A diagnosis of cancer in a beloved dog can be heartbreaking for any owner. Unfortunately, this devastating disease is a leading cause of death in dogs. If your vet can diagnose cancer early, your dog might have a better chance of survival with treatment. Learn the warning signs of cancer now so you will know what to do if your beloved canine companion becomes sick.
Many dogs with cancer will show no signs. In other dogs, signs may be vague. Once a dog becomes sick enough, signs can be quite... severe and seem to have a sudden onset. Routine wellness visits and health screening tests can help your vet detect illness early. This includes cancer, various common health issues and other more serious canine diseases.
The following list is certainly not a complete list of cancer signs. In addition, these may be signs of other diseases. However, it's important not to ignore them. Contact your vet if you notice these or other signs of illness. Your vet will examine your dog and probably run tests to determine the problem. That being said, some signs of cancer in dogs may include the following.
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Lethargy or Depression
When your dog is lethargic, depressed or just "not right," it usually means something is wrong. If it resolves on its own, then this is something to make a mental note of. However, if changes in activity level, mood and/or behavior persist for a few days, you should contact the vet.
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There are a variety of health problems that can cause a dog to lose weight. Sometimes even dogs with normal appetites may lose weight for no apparent reason. Talk to your vet if your dog seems to be losing weight (without trying). It might be cancer or another disease.
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A decrease in appetite often goes along with weight loss. However, some dogs might still eat fairly well and maintain weight but seem less enthusiastic about food or simply picky. Trouble eating or swallowing is also something to act upon. Contact your vet if your dog's eating habits change, especially if it occurs in conjunction with other signs.
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Vomiting or Diarrhea
Vomiting and diarrhea may occur for a number of reasons. While not necessarily direct signs of cancer, they are things to address. If vomiting or diarrhea persist and conventional treatments don't work, your vet may recommend additional diagnostic tests. In addition, ongoing difficulty urinating and/or defecating should be noted and reported to the vet.Continue to 5 of 10 below.
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Lumps and Bumps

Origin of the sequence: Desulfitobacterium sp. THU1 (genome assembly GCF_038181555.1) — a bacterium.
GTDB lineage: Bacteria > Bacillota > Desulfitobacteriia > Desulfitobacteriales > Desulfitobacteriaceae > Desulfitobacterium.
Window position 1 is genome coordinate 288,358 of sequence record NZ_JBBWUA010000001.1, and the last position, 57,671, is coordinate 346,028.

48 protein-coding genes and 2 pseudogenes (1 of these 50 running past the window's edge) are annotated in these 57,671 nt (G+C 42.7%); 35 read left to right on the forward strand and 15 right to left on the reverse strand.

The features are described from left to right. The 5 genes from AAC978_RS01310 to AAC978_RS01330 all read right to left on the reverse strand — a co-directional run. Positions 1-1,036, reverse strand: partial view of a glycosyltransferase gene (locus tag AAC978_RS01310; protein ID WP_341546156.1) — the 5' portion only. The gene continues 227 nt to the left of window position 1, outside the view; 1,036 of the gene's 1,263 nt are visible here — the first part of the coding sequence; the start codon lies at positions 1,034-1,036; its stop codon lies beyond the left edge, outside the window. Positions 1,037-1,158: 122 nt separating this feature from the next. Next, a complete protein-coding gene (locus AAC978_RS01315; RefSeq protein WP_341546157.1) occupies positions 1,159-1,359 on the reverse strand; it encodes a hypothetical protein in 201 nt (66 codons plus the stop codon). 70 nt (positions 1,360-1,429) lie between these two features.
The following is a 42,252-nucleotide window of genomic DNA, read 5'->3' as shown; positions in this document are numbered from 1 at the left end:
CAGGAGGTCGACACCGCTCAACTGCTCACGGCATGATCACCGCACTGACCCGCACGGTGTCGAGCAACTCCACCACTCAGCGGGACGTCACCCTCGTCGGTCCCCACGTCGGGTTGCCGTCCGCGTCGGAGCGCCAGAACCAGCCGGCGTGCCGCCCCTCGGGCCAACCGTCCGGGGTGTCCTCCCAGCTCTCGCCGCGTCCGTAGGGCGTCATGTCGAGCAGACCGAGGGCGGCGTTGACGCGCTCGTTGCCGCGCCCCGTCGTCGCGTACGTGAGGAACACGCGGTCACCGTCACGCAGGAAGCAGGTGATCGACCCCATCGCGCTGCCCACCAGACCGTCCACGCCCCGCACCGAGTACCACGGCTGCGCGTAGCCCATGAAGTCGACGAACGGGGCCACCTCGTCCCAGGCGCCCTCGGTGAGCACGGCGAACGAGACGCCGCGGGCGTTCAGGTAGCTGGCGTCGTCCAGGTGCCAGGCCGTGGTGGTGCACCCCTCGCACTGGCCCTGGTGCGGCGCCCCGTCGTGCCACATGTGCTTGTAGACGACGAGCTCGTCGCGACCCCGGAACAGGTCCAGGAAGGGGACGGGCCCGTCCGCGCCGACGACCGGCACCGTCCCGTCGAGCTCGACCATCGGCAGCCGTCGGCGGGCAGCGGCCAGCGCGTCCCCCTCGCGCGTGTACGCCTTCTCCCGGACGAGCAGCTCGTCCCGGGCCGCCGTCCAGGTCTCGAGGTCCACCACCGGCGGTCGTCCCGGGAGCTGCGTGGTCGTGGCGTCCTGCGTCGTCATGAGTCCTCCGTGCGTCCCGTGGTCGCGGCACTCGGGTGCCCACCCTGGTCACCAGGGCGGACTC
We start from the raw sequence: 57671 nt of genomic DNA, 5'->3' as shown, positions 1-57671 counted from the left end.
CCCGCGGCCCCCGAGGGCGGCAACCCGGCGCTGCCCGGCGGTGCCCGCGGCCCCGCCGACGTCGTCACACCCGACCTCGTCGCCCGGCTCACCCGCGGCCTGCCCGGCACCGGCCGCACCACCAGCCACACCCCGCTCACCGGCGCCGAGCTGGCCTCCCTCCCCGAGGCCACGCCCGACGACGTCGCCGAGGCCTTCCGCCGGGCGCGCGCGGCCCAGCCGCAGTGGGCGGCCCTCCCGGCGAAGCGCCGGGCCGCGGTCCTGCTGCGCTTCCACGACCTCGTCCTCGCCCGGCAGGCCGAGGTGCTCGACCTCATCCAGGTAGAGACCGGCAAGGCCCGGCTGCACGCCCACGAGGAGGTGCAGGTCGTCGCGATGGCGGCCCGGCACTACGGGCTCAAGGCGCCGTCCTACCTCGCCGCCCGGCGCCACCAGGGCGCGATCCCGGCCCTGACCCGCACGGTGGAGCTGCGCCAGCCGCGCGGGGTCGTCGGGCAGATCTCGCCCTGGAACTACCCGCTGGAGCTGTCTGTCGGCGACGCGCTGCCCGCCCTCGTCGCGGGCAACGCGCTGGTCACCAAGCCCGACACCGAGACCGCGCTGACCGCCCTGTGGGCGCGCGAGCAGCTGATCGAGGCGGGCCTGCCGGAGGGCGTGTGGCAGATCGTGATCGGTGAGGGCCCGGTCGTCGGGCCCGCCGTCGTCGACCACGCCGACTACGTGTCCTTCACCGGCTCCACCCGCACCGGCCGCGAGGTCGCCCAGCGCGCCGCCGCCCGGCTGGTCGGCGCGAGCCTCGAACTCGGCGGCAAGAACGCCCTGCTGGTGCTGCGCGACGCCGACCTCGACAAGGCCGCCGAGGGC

Lumps, bumps, growths, masses, or tumors can appear just about anywhere on the body. Many lumps and bumps are benign growths. Some may come with age or genetics. However, your vet should be the one to decide which growths are concerning. See your vet if your dog develops new lumps/bumps. In addition, visit the vet if existing lumps/bumps change in shape or size, rupture/develop a discharge or if they begin bothering your dog. Your vet will run tests to determine if the lump is a problem.
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Persistent Lameness or Pain
Pain and/or limping can be simply related to an injury. However, if rest and medications do not make the problem go away, be sure to let your vet perform X-rays and other tests as indicated. Bone cancer, in particular, can cause lameness, but X-rays might show a bone tumor. Pain in the abdomen and other areas of the body could be caused by a number of things, and cancer is one of them.
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If your dog's abdomen looks enlarged or bloated, you should go to the vet as soon as possible. There are a few conditions that can cause the abdomen to become distended. A tumor in the abdomen may lead to fluid buildup, enlarging the abdomen. Other potential caused include a deadly condition called GDV or "bloat."
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Abnormal Discharge or Bleeding
Blood or drainage from the nose, mouth, eyes, ears, anus or genitals are all reasons to see the vet right away. Potential causes of this can range from minor infection to major illness. Even if the reason is not cancer, it's an issue that needs attention.Continue to 9 of 10 below.
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Strong Odor From Mouth
Your dog's breath might be bad due to dental disease, and this alone is reason enough to see the vet. However, strong odors, especially when they come on suddenly and/or no dental disease is present, can indicate a more serious problem. Additional signs to look for include swelling in the face and apparent shifting of the teeth.
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Abnormal Gum Color
A healthy dog's mucous membranes (gums, cheeks, insides of eyelids) and tongue should be nice and pink (black color from pigment is normal). Pale, white, gray, blue or yellow-colored gums or tongue indicate a problem. In addition, a yellow color to the skin and whites of the eyes (jaundice) is a reason to see the vet as soon as possible.
Remember, the above signs do not mean your dog definitely has cancer. Your vet should be the one make a diagnosis and recommend treatment. Treatment is generally more successful with early diagnosis. This includes cancer and other diseases. Communication with your vet is essential when it comes to your pet's health.